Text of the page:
Archive for December 8th, 2016

The Zealous Advocate in Sexual Assault Cases

As part of Royal & Company’s continuing commitment to ensuring our lawyers are up to date on developments in the law and the changing nature of advocacy, members of the office frequently attend seminars and conferences on a variety of topics. Kathryn Quinlan recently attended “Zealous Advocacy in Sexual Assault & Child Victim Cases” put on by the National Association of Criminal Defence Lawyers. This two-day conference focused on issues that arise particularly in cases of sexual assault and child sexual assault (or as it’s called in section 151 of the Criminal Code, sexual interference). Some of the topics reviewed included: challenging DNA evidence; cross-examining children; the effect of alcohol, blackouts, and sleep disorders on memory; and how to persuade juries of your point of view. Sexual assault trials can be some of the most difficult to defend, particularly in recent years with social and political attitudes surrounding sexual violence […]

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What is the Safer Communities and Neighbourhoods Act?

SCAN is a piece of legislation passed by the Provincial government in 2007 with the stated purpose of empowering local residents to engage in monitoring their community and reporting activities which they think are adversely affecting their property. Homeowners or tenants are held accountable for allegedly harmful activities that regularly take place on or near their property. Because these matters are typically related to prostitution, organized crime, unlawful drug use, dealing, production, cultivation, and other related unlawful activities; there is at times overlap between those affected by SCAN and individuals facing criminal charges. Where this becomes concerning is that anonymous complaints against the tenant or owner can be made simply on a suspicion provided by a complainant who believes their neighbourhood is being adversely affected by the activities on or near the resident’s property. As long as the complainant states she believes the suspected activities are habitual and for a […]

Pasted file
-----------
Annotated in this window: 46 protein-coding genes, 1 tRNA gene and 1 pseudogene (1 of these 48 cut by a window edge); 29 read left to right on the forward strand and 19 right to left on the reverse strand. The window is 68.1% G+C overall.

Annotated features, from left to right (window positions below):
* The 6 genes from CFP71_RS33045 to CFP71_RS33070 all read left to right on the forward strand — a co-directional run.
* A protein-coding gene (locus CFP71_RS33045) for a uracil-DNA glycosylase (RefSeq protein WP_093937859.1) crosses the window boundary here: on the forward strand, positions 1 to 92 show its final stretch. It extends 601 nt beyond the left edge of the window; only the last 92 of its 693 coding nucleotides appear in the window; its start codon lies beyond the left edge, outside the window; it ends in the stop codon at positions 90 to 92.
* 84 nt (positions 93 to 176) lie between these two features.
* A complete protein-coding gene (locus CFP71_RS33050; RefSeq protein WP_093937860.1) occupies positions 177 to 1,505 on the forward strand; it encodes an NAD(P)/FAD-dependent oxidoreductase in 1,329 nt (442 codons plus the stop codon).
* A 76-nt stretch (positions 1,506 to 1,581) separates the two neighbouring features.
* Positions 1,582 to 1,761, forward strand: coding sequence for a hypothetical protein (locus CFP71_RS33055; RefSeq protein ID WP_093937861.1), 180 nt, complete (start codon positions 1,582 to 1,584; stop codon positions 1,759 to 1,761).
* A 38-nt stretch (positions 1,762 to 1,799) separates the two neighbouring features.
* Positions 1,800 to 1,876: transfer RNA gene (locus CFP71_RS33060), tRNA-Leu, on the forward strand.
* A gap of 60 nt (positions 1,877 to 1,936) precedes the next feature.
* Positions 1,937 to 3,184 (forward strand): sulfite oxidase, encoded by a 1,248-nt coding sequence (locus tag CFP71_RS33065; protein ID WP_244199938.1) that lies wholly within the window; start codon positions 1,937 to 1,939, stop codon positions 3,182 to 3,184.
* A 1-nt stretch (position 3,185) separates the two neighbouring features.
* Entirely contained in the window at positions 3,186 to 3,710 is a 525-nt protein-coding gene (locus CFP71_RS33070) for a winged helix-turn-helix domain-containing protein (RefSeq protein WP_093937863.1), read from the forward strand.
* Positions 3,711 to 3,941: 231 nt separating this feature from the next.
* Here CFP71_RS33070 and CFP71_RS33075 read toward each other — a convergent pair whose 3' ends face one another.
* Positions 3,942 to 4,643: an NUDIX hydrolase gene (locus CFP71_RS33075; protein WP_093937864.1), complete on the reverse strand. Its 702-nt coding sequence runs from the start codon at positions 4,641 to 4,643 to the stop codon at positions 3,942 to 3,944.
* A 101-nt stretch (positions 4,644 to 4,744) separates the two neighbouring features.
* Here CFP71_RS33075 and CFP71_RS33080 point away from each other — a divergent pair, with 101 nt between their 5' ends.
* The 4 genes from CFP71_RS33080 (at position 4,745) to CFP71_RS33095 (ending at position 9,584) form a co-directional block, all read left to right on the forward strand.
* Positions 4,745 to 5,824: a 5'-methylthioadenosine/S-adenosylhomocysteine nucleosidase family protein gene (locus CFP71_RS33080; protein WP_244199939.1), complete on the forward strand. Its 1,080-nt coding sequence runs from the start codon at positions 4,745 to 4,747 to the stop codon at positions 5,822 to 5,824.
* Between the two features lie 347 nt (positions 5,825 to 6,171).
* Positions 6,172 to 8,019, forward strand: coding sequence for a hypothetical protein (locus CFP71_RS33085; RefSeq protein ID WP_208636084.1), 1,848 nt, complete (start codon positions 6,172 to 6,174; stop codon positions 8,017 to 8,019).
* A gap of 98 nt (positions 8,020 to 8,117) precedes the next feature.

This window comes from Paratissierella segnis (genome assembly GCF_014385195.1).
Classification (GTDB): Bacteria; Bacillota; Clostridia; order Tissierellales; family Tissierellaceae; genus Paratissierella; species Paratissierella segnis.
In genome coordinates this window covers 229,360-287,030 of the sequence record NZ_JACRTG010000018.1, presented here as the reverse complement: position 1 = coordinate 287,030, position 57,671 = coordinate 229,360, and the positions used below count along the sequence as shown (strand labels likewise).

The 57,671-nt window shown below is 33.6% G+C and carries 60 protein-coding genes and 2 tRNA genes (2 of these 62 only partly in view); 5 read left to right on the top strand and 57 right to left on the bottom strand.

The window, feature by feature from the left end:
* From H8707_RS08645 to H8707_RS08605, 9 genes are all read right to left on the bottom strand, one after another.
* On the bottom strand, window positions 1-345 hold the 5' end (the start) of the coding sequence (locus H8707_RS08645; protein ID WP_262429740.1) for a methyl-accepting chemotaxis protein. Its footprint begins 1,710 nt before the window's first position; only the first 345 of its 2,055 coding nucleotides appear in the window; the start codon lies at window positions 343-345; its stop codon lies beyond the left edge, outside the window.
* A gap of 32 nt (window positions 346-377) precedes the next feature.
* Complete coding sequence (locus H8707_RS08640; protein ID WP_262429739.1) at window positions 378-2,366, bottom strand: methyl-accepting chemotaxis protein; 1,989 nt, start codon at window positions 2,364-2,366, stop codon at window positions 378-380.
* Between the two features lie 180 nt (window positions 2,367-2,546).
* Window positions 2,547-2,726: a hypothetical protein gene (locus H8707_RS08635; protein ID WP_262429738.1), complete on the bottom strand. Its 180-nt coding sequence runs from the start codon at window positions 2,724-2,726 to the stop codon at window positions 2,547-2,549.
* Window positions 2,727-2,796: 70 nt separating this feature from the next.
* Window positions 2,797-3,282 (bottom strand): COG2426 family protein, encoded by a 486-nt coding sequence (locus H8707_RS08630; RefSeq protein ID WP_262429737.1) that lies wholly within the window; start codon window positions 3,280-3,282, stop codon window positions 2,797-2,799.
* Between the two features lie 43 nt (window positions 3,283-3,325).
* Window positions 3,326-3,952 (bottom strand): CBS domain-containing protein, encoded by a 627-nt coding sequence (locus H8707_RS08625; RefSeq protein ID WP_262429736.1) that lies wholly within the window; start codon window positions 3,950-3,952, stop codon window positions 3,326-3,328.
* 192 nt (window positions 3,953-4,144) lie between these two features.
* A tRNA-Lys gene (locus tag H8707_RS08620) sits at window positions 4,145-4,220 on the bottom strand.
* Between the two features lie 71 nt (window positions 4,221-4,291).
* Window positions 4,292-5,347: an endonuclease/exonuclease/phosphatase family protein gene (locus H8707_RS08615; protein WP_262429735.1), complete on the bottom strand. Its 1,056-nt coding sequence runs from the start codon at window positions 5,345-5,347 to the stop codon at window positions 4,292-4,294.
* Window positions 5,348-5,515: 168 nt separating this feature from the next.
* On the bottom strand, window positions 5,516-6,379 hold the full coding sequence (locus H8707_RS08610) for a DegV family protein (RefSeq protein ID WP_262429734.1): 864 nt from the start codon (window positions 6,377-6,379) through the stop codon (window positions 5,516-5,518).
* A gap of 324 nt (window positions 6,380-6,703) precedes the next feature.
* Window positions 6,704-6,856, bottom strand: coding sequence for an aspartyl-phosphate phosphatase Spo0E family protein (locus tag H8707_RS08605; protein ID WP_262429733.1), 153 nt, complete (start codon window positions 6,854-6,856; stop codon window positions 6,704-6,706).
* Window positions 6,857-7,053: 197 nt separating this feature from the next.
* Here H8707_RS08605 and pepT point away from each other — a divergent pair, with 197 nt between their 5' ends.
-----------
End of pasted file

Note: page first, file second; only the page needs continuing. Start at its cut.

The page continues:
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11(b) and the right to be tried within a reasonable time

Criminal Courts across the country are becoming increasingly more crowded and delayed proceedings are an ongoing concern. Too few judges and too little court time, combined with increasingly complex prosecutions, have created an environment where it is not uncommon for an accused person to wait a year or more to have their day in court. Nevertheless, it is an accused’s right under Section 11(b) of the Charter to have their matter tried within a reasonable amount of time, and thankfully, the Supreme Court of Canada has recently provided some guidance on what constitutes reasonable in the case of R. v. Jordan, 2016 SCC 27. The Jordan decision was rendered on July 8, 2016. In that decision, a 5-4 majority of the Supreme Court disagreed with a lower ruling from the BC Court of Appeal, and ultimately quashed the accused’s convictions and entered a stay of proceedings. The majority analysed a […]

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